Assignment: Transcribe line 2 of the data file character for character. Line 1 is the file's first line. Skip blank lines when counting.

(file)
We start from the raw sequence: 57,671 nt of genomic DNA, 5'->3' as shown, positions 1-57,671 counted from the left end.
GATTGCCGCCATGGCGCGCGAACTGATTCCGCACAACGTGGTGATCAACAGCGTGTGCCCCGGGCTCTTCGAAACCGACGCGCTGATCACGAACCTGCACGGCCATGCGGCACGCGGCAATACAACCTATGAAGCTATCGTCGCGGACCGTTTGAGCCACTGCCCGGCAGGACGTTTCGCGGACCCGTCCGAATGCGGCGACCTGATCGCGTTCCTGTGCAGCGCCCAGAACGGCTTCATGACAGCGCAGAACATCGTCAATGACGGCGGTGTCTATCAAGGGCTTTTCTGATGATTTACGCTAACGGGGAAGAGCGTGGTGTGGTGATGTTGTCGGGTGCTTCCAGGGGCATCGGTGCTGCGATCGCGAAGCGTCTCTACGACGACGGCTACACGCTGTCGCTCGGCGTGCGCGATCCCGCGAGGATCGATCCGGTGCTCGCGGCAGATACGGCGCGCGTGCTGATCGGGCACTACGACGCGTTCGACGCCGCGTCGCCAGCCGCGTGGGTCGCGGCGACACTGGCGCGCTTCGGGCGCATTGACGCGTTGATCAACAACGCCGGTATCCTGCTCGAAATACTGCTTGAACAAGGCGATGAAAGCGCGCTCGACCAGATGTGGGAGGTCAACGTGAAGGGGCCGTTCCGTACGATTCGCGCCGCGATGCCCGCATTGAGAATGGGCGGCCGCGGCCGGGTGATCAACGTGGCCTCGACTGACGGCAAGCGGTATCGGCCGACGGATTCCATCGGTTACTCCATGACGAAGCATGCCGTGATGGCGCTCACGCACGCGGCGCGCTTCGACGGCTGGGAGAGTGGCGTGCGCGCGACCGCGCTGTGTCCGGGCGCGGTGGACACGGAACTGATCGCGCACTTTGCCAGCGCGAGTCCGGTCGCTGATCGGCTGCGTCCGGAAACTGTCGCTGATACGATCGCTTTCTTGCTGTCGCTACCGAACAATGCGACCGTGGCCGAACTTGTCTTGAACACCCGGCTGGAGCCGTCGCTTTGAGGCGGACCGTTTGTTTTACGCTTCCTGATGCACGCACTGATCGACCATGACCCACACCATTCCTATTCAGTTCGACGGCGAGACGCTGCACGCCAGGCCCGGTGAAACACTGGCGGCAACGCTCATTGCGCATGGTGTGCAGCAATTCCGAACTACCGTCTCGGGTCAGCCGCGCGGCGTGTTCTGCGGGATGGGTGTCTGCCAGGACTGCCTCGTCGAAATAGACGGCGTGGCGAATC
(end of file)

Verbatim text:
GATTGCCGCCATGGCGCGCGAACTGATTCCGCACAACGTGGTGATCAACAGCGTGTGCCCCGGGCTCTTCGAAACCGACGCGCTGATCACGAACCTGCACGGCCATGCGGCACGCGGCAATACAACCTATGAAGCTATCGTCGCGGACCGTTTGAGCCACTGCCCGGCAGGACGTTTCGCGGACCCGTCCGAATGCGGCGACCTGATCGCGTTCCTGTGCAGCGCCCAGAACGGCTTCATGACAGCGCAGAACATCGTCAATGACGGCGGTGTCTATCAAGGGCTTTTCTGATGATTTACGCTAACGGGGAAGAGCGTGGTGTGGTGATGTTGTCGGGTGCTTCCAGGGGCATCGGTGCTGCGATCGCGAAGCGTCTCTACGACGACGGCTACACGCTGTCGCTCGGCGTGCGCGATCCCGCGAGGATCGATCCGGTGCTCGCGGCAGATACGGCGCGCGTGCTGATCGGGCACTACGACGCGTTCGACGCCGCGTCGCCAGCCGCGTGGGTCGCGGCGACACTGGCGCGCTTCGGGCGCATTGACGCGTTGATCAACAACGCCGGTATCCTGCTCGAAATACTGCTTGAACAAGGCGATGAAAGCGCGCTCGACCAGATGTGGGAGGTCAACGTGAAGGGGCCGTTCCGTACGATTCGCGCCGCGATGCCCGCATTGAGAATGGGCGGCCGCGGCCGGGTGATCAACGTGGCCTCGACTGACGGCAAGCGGTATCGGCCGACGGATTCCATCGGTTACTCCATGACGAAGCATGCCGTGATGGCGCTCACGCACGCGGCGCGCTTCGACGGCTGGGAGAGTGGCGTGCGCGCGACCGCGCTGTGTCCGGGCGCGGTGGACACGGAACTGATCGCGCACTTTGCCAGCGCGAGTCCGGTCGCTGATCGGCTGCGTCCGGAAACTGTCGCTGATACGATCGCTTTCTTGCTGTCGCTACCGAACAATGCGACCGTGGCCGAACTTGTCTTGAACACCCGGCTGGAGCCGTCGCTTTGAGGCGGACCGTTTGTTTTACGCTTCCTGATGCACGCACTGATCGACCATGACCCACACCATTCCTATTCAGTTCGACGGCGAGACGCTGCACGCCAGGCCCGGTGAAACACTGGCGGCAACGCTCATTGCGCATGGTGTGCAGCAATTCCGAACTACCGTCTCGGGTCAGCCGCGCGGCGTGTTCTGCGGGATGGGTGTCTGCCAGGACTGCCTCGTCGAAATAGACGGCGTGGCGAATC